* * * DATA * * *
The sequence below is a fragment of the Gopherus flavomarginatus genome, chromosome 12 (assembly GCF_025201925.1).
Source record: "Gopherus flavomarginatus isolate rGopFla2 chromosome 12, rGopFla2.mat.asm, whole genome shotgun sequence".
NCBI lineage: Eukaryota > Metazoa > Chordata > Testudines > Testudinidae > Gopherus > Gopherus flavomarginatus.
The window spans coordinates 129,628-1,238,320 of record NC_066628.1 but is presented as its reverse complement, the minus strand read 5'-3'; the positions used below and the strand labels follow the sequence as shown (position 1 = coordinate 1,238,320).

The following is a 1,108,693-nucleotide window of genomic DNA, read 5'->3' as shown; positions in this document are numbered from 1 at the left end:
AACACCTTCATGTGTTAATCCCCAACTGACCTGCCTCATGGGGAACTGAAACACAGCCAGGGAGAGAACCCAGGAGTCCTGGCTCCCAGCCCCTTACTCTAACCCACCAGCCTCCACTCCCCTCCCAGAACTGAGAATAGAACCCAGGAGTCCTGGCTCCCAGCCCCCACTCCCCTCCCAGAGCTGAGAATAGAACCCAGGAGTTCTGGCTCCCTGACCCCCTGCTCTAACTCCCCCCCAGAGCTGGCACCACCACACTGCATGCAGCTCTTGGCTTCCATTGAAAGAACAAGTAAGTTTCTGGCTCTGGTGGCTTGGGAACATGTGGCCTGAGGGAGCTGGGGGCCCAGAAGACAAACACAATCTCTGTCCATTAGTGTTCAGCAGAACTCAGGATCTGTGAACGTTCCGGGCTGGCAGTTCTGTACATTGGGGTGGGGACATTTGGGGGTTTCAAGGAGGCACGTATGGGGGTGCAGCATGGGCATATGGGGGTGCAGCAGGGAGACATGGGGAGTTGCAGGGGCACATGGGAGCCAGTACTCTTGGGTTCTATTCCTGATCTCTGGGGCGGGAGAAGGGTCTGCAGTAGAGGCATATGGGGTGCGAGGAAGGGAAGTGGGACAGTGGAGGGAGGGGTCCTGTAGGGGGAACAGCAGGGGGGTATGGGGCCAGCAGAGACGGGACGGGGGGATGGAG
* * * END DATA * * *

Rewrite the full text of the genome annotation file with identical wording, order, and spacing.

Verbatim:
The sequence below is a fragment of the Gopherus flavomarginatus genome, chromosome 12 (assembly GCF_025201925.1).
Source record: "Gopherus flavomarginatus isolate rGopFla2 chromosome 12, rGopFla2.mat.asm, whole genome shotgun sequence".
NCBI lineage: Eukaryota > Metazoa > Chordata > Testudines > Testudinidae > Gopherus > Gopherus flavomarginatus.
The window spans coordinates 129,628-1,238,320 of record NC_066628.1 but is presented as its reverse complement, the minus strand read 5'-3'; the positions used below and the strand labels follow the sequence as shown (position 1 = coordinate 1,238,320).

The following is a 1,108,693-nucleotide window of genomic DNA, read 5'->3' as shown; positions in this document are numbered from 1 at the left end:
AACACCTTCATGTGTTAATCCCCAACTGACCTGCCTCATGGGGAACTGAAACACAGCCAGGGAGAGAACCCAGGAGTCCTGGCTCCCAGCCCCTTACTCTAACCCACCAGCCTCCACTCCCCTCCCAGAACTGAGAATAGAACCCAGGAGTCCTGGCTCCCAGCCCCCACTCCCCTCCCAGAGCTGAGAATAGAACCCAGGAGTTCTGGCTCCCTGACCCCCTGCTCTAACTCCCCCCCAGAGCTGGCACCACCACACTGCATGCAGCTCTTGGCTTCCATTGAAAGAACAAGTAAGTTTCTGGCTCTGGTGGCTTGGGAACATGTGGCCTGAGGGAGCTGGGGGCCCAGAAGACAAACACAATCTCTGTCCATTAGTGTTCAGCAGAACTCAGGATCTGTGAACGTTCCGGGCTGGCAGTTCTGTACATTGGGGTGGGGACATTTGGGGGTTTCAAGGAGGCACGTATGGGGGTGCAGCATGGGCATATGGGGGTGCAGCAGGGAGACATGGGGAGTTGCAGGGGCACATGGGAGCCAGTACTCTTGGGTTCTATTCCTGATCTCTGGGGCGGGAGAAGGGTCTGCAGTAGAGGCATATGGGGTGCGAGGAAGGGAAGTGGGACAGTGGAGGGAGGGGTCCTGTAGGGGGAACAGCAGGGGGGTATGGGGCCAGCAGAGACGGGACGGGGGGATGGAG